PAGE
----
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US ad industry urges FTC to resist calls to ban online behavioural targeting

The Association of National Advertisers in the US has urged the Federal Trade Commission to resist calls to ban online behavioural targeting, arguing data-driven advertising benefits consumers as well as advertisers.

US ad industry urges FTC to resist calls to ban online behavioural targeting
Photograph: Gerd Altmann on Pixabay.

In written comments made to the FTC, it said: “Consumers receive virtually free access to massive amounts of information online in large part due to the ad-subsidised internet. Additionally, thanks to data-driven advertising, consumers are presented with advertisements and messaging that is tailored to them, thereby benefiting consumers by giving them information that is useful and maximising efficiency in businesses’ interactions with their existing and prospective customers.”

Other organizations, such as the Electronic Information Privacy Center and Consumer Reports, urged the FTC to crack down on such practices.

“Unfair data collection practices and surveillance have eroded consumer privacy, and this unwanted observation constitutes substantial injury to consumers,” those two organizations contended.

The comments come in response to a petition filed last year by privacy watchdog Accountable Tech, urging the agency to ban “surveillance advertising.”

Accountable Tech described the “three distinct but interlocking” types of conduct that constitute surveillance advertising. These are the “unfair extraction and monetization of data by dominant firms,” the “integration of data across business lines,” and “exclusive dealing.”

They explained that it involves collecting data about consumers and then serving them ads across web pages based on that data. This data is linked to their personal information, including their browsing history.

Responding to the petition, groups such as the ANA argue that a ban on surveillance advertising might force companies to shift to a subscription-based model due to revenue losses.

“An increase in subscription-based services would change the egalitarian nature of the Internet, with consumers of means able to access cutting edge content and services while consumers with less expendable income would not be able to access such information,” the ANA said.

The ANA also added that a ban was unnecessary because the industry’s self-regulatory program allows consumers to opt out of ads served to them based on their personal data.

“Consumers are empowered to take action to stop the practice if they do not want to allow companies to use data associated with them to present them with relevant content and advertisements,” the group said. “No concrete harms have been presented by the petition that counterweigh the benefits consumers receive.”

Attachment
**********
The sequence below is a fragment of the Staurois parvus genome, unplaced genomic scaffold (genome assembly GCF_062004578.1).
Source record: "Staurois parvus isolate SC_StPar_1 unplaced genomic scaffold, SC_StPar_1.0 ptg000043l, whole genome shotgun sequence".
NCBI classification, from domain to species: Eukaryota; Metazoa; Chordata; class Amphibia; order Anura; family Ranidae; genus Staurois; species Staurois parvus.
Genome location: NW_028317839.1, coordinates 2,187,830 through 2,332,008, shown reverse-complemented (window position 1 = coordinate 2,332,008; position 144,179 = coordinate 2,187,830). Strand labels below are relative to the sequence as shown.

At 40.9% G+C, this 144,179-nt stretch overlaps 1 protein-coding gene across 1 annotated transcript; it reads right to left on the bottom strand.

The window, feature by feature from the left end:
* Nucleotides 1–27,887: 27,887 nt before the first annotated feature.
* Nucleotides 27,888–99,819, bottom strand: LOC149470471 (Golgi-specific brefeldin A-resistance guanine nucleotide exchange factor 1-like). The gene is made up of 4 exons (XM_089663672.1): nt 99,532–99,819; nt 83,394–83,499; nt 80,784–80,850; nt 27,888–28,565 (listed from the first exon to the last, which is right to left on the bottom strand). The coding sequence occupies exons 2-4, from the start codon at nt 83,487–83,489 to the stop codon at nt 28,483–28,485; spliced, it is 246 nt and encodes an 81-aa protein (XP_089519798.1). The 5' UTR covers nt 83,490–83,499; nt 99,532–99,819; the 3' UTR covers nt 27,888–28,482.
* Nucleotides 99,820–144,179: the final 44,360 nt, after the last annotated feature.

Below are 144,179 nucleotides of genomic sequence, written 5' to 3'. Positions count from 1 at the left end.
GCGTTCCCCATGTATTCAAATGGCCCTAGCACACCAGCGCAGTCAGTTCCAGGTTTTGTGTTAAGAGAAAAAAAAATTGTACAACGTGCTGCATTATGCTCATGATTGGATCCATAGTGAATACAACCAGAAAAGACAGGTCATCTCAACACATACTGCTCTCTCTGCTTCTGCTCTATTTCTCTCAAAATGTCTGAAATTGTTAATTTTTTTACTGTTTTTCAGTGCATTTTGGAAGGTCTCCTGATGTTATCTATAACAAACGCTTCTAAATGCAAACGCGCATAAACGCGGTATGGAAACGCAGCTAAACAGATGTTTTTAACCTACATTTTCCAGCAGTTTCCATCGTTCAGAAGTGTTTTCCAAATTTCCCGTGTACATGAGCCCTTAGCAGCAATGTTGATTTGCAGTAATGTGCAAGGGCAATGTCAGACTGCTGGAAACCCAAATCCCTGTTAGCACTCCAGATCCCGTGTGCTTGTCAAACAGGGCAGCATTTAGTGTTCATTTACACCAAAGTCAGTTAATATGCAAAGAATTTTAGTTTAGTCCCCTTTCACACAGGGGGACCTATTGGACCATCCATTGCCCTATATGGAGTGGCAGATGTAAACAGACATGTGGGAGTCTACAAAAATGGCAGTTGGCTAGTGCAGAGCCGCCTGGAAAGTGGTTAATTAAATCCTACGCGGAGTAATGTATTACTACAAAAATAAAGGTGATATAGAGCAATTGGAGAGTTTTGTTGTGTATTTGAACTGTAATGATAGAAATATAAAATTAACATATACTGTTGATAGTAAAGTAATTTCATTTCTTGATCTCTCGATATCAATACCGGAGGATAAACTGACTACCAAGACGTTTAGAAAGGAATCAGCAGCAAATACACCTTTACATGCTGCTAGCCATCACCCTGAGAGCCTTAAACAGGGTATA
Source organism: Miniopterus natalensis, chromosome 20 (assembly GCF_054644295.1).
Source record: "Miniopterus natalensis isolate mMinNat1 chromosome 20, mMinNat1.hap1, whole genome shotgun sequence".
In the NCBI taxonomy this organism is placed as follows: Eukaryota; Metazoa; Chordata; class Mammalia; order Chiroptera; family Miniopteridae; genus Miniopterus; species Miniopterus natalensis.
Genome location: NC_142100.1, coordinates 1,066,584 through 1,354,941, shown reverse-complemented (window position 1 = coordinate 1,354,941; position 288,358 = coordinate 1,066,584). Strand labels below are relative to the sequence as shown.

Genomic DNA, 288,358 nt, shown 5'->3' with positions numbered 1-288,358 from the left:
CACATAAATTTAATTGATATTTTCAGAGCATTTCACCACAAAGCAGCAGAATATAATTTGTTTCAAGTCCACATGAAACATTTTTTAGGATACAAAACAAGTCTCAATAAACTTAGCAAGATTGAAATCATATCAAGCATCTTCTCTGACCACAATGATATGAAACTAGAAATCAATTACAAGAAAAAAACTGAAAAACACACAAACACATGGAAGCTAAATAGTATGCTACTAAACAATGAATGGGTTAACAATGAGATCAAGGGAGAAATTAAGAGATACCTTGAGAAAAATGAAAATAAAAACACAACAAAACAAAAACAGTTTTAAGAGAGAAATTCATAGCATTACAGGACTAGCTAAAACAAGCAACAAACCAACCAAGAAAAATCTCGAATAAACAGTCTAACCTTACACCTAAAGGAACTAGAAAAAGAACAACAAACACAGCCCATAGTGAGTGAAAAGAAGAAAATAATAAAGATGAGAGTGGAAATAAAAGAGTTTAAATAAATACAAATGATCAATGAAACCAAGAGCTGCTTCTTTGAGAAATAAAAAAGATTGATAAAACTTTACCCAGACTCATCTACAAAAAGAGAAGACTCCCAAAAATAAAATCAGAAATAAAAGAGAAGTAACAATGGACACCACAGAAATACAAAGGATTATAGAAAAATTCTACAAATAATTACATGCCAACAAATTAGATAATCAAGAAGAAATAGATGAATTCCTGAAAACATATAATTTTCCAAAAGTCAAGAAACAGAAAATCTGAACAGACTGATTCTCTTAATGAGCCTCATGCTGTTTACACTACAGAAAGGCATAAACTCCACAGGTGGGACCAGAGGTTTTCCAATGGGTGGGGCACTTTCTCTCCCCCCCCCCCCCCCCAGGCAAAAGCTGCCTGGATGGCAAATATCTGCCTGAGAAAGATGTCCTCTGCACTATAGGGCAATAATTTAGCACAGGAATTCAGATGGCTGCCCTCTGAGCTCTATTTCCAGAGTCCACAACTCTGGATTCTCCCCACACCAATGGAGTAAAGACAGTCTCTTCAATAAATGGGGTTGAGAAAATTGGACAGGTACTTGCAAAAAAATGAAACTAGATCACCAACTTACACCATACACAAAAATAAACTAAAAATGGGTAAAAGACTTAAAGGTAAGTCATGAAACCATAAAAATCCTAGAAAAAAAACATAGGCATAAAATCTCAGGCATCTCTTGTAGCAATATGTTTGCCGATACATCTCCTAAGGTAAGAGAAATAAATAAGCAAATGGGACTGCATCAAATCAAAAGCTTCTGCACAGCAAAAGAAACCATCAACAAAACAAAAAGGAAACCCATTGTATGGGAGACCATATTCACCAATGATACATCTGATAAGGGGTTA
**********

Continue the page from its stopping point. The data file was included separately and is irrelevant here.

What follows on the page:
This view is not shared, however, by watchdogs such as Amnesty International and Center for Digital Democracy.

“Amnesty International considers current targeted advertising practices that rely on indiscriminate corporate surveillance and profiling - including surveillance advertising - to be inherently incompatible with human rights,” the global rights organization said.

“The scale of the data collected by Google and Facebook means that these companies are amassing more information on human beings and human activity than previously imaginable,” Amnesty International added.

“The aggregation of so much data, combined with the use of sophisticated data analysis tools, can reveal very intimate and detailed information; in effect, the companies can know virtually everything about an individual.”

Privacy watchdog Center for Digital Democracy criticized the FTC for failing to investigate the issue earlier, having first urged the agency to investigate data mining and online behavioural targeting back in 2006.

“The systemic and multiple failures of the FTC over the decades to respond meaningfully to the role and nature of online marketing - which has eviscerated the privacy rights of Americans (and consumers worldwide) - have enabled data-driven surveillance to thrive ubiquitously,” it said.

“Nearly every platform, application, device and experience in which Americans engage has been shaped by the commercial spying and manipulation apparatus that the commission has allowed to evolve and expand without constraint.”

Consumer Reports and the Electronic Privacy Information Center argued that the “tracking implemented by platforms like Google and Facebook is not technically necessary to rendering services, and it assaults long-held norms surrounding privacy.”

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